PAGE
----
President-elect Donald Trump looks on during a rally at the DeltaPlex Arena, December 9, 2016 in Grand Rapids, Michigan. President-elect Donald Trump is continuing his victory tour across the country. 
President-elect Donald Trump looks on during a rally at the DeltaPlex Arena, December 9, 2016 in Grand Rapids, Michigan. President-elect Donald Trump is continuing his victory tour across the country.  - 
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President-elect Donald Trump is taking office during one of the largest economic and employment recoveries on record. Job growth is averaging around 175,000 a month, and unemployment is hovering around 4.6 percent. Trump promised to create more jobs throughout the campaign,  but it will likely be difficult to drive unemployment down much further.

Marketplace Senior Reporter Mitchell Hartman talks about the state of employment in the U.S. with our host Lizzie O'Leary. 

On Trump’s plans for job creation:

We already have what economists call full employment, or very near full employment. It could be very hard to drive unemployment lower than about the low 4%. What that means is that actually could be a very hard economy to make better in four years. There is one big variable here, and that’s economic stimulus coming from the federal government.  After the initial stimulus under President Obama, Republicans in Congress blocked big spending on infrastructure - public works jobs.  Donald Trump has promised just that, plus big corporate and individual tax cuts. Now, the idea there is to generate more consumer and business spending, which means also more job growth, which could spark wage and price inflation.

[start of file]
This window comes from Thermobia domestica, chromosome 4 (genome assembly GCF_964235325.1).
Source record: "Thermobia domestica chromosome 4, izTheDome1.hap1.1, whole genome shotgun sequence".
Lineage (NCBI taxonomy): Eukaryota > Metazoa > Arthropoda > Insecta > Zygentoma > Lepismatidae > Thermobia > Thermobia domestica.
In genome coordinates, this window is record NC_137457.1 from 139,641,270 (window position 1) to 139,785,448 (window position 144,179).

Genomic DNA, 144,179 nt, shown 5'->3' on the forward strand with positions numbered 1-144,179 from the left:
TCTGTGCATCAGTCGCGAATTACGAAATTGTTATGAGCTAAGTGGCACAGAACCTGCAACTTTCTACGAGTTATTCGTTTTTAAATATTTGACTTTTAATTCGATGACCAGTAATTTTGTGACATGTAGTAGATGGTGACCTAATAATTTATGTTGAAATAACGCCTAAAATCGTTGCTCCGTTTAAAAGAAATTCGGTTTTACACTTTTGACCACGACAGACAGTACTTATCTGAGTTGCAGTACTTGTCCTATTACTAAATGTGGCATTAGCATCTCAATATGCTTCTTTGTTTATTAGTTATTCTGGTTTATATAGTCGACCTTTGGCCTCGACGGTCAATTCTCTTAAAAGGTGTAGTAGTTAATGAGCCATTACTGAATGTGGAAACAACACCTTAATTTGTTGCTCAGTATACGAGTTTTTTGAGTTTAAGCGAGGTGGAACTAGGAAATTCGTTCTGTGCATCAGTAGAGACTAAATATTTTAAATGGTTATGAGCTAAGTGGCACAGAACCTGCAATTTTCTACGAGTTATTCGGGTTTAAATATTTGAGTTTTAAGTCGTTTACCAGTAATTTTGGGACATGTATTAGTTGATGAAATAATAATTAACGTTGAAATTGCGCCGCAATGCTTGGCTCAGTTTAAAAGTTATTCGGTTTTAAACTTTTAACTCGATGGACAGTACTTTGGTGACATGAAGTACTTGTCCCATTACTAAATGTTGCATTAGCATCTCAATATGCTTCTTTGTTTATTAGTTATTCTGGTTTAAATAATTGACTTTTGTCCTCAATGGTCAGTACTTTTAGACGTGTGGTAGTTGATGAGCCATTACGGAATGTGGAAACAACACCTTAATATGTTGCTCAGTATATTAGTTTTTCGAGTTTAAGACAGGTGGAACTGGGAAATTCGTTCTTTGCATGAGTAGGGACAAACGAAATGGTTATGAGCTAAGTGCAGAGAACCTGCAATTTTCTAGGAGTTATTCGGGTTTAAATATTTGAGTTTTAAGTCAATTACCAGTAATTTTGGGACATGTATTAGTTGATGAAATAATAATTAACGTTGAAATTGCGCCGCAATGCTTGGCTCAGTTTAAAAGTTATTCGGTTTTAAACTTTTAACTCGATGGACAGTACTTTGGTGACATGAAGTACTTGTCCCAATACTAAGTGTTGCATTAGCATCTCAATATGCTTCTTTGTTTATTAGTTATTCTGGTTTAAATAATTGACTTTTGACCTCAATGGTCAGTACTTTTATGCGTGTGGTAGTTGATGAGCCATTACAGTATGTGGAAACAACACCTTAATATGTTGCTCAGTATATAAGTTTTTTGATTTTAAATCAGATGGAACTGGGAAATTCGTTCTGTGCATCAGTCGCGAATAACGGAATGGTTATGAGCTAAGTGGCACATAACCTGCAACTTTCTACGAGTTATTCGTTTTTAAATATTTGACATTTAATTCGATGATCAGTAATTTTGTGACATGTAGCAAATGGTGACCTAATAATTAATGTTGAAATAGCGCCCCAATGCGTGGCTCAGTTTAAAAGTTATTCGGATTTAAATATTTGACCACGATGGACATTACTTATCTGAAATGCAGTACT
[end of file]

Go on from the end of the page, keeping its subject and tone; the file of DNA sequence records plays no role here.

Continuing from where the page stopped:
On wage stagnation:

You see in the economic philosophy of Donald Trump and his nominees that they believe that simply driving economic growth - helping businesses to get around regulation and just be able to do business better - will in itself both drive job growth and drive wages up. The new Secretary of Labor he’s certain to simply reverse a bunch of Obama executive orders on higher minimum wage and more pay equity for federal contractors. There are rules that were passed to be more friendly to union organizing, and then there are appointments to things like the National Labor Relations Board which again are likely to make it more difficult for union organizing and thus to push wages higher in those sectors.

 

Click on the audio player above to hear the full discussion.

Follow Lizzie O'Leary at @lizzieohreally